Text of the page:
'Students need our support'
Principal Mary Daly has no doubt but that the sharper focus on wellbeing throughout the three years of junior cycle will contribute directly to the physical, mental, academic and social wellbeing of students.
She says learning involves the construction of identity as well as the acquisition of skills, and that students' beliefs about themselves are significantly impacted by the values and assumptions about learning that both they, and their teachers, bring to the classroom.
The principal of the 350-pupil St Dominic's Secondary School Ballyfermot, Dublin says the junior cycle years are an important time, when young people learn to take greater responsibility for their lives and to cope with new challenges, experiences, influences and pressures.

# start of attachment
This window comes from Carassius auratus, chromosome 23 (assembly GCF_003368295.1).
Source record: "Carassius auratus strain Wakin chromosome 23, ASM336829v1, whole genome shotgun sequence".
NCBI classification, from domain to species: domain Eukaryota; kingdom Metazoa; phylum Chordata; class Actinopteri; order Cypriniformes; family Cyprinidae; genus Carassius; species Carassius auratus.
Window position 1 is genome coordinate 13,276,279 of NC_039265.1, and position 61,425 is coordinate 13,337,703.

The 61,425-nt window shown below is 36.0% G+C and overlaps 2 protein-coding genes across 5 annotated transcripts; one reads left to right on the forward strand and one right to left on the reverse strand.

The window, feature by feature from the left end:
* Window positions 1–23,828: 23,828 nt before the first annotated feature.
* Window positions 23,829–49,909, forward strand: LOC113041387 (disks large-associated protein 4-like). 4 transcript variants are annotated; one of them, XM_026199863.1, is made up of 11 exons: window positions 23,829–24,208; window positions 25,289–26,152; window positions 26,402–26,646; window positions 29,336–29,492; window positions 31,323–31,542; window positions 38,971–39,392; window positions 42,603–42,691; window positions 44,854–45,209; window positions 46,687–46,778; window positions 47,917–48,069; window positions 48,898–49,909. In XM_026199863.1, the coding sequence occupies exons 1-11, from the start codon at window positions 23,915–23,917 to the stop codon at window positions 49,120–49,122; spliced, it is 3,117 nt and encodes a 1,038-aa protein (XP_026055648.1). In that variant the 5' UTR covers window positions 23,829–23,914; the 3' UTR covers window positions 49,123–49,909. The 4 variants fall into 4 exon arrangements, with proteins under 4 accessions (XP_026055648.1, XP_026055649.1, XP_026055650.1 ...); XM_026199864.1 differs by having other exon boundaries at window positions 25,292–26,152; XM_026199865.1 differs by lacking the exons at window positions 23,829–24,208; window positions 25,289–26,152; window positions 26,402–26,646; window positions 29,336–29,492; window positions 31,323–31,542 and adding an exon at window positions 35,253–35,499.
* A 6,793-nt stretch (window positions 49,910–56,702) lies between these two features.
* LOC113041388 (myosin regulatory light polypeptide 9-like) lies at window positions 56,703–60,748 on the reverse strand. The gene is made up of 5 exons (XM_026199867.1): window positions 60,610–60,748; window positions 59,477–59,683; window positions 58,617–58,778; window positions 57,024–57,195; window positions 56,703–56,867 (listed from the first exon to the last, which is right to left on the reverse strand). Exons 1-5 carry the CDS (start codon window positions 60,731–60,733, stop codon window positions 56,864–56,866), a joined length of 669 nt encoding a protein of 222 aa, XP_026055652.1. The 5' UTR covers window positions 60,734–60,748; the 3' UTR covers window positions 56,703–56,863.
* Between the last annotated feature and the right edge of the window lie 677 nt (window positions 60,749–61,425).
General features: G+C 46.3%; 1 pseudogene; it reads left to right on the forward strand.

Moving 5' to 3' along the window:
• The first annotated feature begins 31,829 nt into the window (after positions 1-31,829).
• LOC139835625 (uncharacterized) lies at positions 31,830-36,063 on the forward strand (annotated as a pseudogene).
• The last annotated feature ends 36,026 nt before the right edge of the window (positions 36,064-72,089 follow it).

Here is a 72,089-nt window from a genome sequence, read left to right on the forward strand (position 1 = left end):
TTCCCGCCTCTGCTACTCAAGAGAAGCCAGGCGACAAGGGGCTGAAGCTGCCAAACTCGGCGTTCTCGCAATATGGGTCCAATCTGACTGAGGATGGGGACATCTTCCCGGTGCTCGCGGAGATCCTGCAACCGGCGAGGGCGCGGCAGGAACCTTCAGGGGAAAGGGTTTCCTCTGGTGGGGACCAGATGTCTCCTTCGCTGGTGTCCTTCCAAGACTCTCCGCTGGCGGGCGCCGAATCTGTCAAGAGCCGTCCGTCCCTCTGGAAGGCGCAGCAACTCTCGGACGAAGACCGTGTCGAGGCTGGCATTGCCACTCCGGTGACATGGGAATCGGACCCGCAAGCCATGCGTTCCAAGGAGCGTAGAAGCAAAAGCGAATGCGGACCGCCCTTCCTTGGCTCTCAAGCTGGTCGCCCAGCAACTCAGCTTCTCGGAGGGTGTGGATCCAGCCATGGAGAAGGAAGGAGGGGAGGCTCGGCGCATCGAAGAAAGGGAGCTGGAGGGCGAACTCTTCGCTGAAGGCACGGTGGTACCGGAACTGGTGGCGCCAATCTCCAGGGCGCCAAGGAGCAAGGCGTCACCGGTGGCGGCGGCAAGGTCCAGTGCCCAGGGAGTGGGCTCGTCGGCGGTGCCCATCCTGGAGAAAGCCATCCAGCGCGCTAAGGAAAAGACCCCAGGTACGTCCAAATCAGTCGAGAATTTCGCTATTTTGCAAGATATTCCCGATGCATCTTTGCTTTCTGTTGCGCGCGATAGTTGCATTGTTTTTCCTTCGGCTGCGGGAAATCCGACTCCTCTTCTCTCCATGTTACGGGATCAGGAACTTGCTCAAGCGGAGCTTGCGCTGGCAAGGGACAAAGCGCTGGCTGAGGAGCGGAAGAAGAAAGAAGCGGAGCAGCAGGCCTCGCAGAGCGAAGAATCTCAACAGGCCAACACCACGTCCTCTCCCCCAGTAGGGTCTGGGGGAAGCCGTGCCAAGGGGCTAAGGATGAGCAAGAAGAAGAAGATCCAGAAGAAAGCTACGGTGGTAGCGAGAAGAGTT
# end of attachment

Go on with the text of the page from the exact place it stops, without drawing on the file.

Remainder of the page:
"Schools have a central role to play in supporting young people in a world where students are exposed to a range of economic, political, environmental and social influences. They certainly require support to make positive, responsible decisions relating to their health and well-being and the wellbeing of others," she says. Ms Daly believes that it is important that the whole school community build and share a common understanding of wellbeing so that students can flourish.
St Dominic's already has a tried and trusted induction programme for first years, called Mol an Óige, to ensure they make a smooth transition.
The investment St Dominic's makes in its pupils throughout their time at the school translates into a particularly strong track record, for a school in a disadvantaged area, in retaining students all the way to Leaving Cert.